The Works of William Shakespeare: The Plays Edited from the Folio of MDCXXIII, with Various Readings from All the Editions and All the Commentators, Notes, Introductory Remarks, a Historical Sketch of the Text, an Account of the Rise and Progress of the English Drama, a Memoir of the Poet, and an Essay Upon His Genius, Volume 5
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Antigonus Bertram beseech better Bohemia Camillo Clown Collier's folio corruption Count daughter dost Duke Enter Exeunt Exit eyes father Fool Gent gentleman give hand hath hear heart Heaven Helena Hermione honest honour Illyria in't is't King knave lady Lafeu Leon Leontes lord Love's Labour's Lost Love's Labour's Won Madam maid Malvolio marry means Measure for Measure misprint mistress morris dance Narbon never night noble Note Olivia on't original Pandosto Parolles passage Paul Paulina play Polixenes pr'ythee pray Queen Rousillon Scene sense Shakespeare's Shep shew Sicilia Sir Andrew Sir Andrew Ague-cheek Sir Toby Sir Toby Belch song speak speech Steevens swear sweet tell thee there's thine thing thou art thought to't Twelfth Night wife Winter's Tale word youth
Page 155 - If music be the food of love, play on. Give me excess of it ; that surfeiting, The appetite may sicken, and so die. That strain again ; — it had a dying fall ( O, it came o'er my ear like the sweet sound That breathes upon a bank of violets, Stealing, and giving odour.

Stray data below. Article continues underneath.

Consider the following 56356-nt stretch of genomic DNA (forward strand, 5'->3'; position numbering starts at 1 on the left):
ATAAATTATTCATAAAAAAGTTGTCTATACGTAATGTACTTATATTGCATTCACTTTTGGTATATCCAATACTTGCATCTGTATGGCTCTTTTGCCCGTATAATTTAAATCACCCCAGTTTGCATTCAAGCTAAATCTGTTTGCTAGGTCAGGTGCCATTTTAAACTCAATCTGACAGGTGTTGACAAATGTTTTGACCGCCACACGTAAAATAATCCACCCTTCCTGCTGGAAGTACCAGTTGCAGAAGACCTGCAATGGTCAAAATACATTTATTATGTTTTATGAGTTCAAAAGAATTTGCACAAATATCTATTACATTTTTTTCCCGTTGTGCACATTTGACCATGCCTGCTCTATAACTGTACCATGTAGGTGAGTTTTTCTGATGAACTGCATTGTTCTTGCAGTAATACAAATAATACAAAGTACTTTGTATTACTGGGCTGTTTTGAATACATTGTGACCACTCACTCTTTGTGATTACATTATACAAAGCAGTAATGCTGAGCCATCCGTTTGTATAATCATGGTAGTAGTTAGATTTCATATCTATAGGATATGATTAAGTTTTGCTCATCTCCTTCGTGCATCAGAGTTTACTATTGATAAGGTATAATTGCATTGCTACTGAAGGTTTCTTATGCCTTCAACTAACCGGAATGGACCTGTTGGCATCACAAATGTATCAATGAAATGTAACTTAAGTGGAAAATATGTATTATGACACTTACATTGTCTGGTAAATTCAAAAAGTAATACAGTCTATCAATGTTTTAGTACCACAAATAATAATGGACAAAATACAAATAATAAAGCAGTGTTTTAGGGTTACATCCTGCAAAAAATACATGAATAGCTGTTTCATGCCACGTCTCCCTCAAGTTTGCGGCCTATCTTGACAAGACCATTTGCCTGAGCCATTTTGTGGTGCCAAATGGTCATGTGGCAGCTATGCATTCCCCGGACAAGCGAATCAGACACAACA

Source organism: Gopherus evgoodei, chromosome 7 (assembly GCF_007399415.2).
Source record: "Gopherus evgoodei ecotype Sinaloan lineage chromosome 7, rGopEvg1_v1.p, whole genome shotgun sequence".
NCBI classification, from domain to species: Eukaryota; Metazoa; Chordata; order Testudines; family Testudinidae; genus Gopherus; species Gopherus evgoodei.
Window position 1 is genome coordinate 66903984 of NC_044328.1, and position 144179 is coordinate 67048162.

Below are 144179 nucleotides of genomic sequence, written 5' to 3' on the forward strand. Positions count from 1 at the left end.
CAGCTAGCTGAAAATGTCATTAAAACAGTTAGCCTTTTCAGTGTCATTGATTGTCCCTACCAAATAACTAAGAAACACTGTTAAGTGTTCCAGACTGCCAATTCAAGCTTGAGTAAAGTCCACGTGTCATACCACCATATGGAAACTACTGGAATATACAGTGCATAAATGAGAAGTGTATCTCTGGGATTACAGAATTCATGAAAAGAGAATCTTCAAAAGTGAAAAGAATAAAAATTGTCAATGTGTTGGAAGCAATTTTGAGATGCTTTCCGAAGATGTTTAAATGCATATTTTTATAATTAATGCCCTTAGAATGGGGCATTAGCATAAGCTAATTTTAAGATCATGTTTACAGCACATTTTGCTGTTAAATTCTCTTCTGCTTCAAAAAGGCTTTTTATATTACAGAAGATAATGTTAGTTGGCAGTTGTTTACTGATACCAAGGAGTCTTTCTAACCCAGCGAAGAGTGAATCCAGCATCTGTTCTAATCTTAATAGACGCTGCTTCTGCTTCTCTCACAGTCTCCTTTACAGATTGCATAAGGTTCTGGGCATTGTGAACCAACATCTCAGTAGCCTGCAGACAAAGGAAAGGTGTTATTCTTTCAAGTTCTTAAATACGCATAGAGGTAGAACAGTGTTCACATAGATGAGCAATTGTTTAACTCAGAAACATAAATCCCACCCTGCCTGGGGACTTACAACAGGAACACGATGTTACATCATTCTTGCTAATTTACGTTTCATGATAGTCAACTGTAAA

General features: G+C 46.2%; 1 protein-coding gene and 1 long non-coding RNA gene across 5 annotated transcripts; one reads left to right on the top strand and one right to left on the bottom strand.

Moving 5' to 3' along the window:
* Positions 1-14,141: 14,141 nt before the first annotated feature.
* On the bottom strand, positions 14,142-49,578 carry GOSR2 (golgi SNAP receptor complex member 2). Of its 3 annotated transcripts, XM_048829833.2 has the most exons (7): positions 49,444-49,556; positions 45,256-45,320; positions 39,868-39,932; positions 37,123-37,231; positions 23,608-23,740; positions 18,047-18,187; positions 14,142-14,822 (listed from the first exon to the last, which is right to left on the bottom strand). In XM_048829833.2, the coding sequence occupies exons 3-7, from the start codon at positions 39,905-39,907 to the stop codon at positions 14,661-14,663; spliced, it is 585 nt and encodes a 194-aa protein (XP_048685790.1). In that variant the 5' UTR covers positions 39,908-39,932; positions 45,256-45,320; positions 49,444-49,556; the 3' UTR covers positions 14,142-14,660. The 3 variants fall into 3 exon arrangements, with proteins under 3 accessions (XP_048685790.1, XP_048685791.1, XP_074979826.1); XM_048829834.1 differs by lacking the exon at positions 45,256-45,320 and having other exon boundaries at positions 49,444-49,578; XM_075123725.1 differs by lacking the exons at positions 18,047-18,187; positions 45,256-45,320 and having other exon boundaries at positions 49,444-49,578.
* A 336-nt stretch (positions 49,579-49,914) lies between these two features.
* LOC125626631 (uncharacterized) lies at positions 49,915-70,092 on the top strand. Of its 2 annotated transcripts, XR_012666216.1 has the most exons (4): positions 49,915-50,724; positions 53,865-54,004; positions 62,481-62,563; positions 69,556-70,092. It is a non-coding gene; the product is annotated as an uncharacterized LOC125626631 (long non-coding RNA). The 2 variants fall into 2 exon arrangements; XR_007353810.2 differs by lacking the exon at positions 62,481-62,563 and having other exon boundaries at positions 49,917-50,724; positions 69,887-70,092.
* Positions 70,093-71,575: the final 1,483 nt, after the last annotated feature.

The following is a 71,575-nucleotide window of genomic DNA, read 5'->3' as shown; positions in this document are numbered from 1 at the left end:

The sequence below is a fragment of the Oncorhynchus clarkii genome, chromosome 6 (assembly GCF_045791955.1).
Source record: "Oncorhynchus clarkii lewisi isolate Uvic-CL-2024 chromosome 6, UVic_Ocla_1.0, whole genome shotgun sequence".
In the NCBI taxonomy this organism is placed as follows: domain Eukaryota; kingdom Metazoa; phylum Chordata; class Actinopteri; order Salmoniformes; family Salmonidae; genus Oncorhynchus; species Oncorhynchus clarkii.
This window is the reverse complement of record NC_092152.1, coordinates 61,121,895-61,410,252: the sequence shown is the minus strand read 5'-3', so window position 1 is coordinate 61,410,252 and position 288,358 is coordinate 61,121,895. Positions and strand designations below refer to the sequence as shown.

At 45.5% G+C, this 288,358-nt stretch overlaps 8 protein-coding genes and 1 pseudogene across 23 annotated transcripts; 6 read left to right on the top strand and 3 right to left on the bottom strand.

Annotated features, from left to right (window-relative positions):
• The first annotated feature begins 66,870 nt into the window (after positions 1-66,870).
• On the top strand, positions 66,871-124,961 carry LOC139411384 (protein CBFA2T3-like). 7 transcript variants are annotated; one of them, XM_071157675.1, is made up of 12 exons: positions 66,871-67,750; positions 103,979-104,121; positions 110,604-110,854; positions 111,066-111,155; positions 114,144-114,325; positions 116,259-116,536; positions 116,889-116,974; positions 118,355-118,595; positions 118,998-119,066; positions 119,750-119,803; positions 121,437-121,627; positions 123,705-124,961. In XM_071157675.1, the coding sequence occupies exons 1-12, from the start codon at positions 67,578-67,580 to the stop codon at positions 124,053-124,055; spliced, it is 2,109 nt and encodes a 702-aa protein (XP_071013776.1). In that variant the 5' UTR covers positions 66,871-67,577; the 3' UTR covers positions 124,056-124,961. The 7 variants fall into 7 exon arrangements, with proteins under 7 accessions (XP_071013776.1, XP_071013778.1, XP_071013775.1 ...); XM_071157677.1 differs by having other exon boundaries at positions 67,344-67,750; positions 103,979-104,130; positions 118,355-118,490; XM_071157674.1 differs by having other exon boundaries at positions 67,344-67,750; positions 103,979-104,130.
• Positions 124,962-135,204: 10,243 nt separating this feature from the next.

Page 339 - I'd have you buy and sell so ; so give alms ; Pray so ; and, for the ordering your affairs, To sing them too. When you do dance, I wish you A wave o' the sea, that you might ever do Nothing but that ; move still, still so, And own no other function : each your doing, So singular in each particular, Crowns what you are doing in the present deeds, That all your acts are queens.
Page 90 - Yet am I thankful : if my heart were great, 'Twould burst at this. Captain I'll be no more ; But I will eat and drink, and sleep as soft As captain shall : simply the thing I am Shall make me live. Who knows himself a braggart, Let him fear this ; for it will come to pass That every braggart shall be found an ass.
Page 82 - The web of our life is of a mingled yarn, good and ill together : our virtues would be proud if our faults whipped them not; and our crimes would despair if they were not cherished by our virtues.
Page 179 - O mistress mine, where are you roaming? O stay and hear ; your true love's coming, That can sing both high and low : Trip no further, pretty sweeting ; Journeys end in lovers meeting, Every wise man's son doth know. What is love ? 'tis not hereafter; Present mirth hath present laughter ; What's to come is still unsure : In delay there lies no plenty ; Then come kiss me, sweet and twenty, Youth's a stuff will not endure.
Page 239 - When that I was and a little tiny boy, With hey, ho, the wind and the rain, A foolish thing was but. a toy, For the rain it raineth every day.
Page 186 - ... away, come away, death, And in sad cypress let me be laid ; Fly away, fly away, breath ; I am slain by a fair cruel maid. My shroud of white, stuck all with yew, O ! prepare it ; My part of death no one so true Did share it. Not a flower, not a flower sweet, • On my black coffin let there be strown ; Not a friend, not a friend greet My poor corpse, where my bones shall be thrown : A thousand thousand sighs to save, Lay me, O ! where Sad true lover never find my grave, To weep there.
Page 338 - O Proserpina, For the flowers now that frighted thou let'st fall From Dis's waggon! daffodils That come before the swallow dares, and take The winds of March with beauty; violets dim, But sweeter than the lids of Juno's eyes Or Cytherea's breath; pale primroses, That die unmarried, ere they can behold Bright Phoebus in his strength — a malady Most incident to maids; bold oxlips and The crown imperial; lilies of all kinds, The flower-de-luce being one!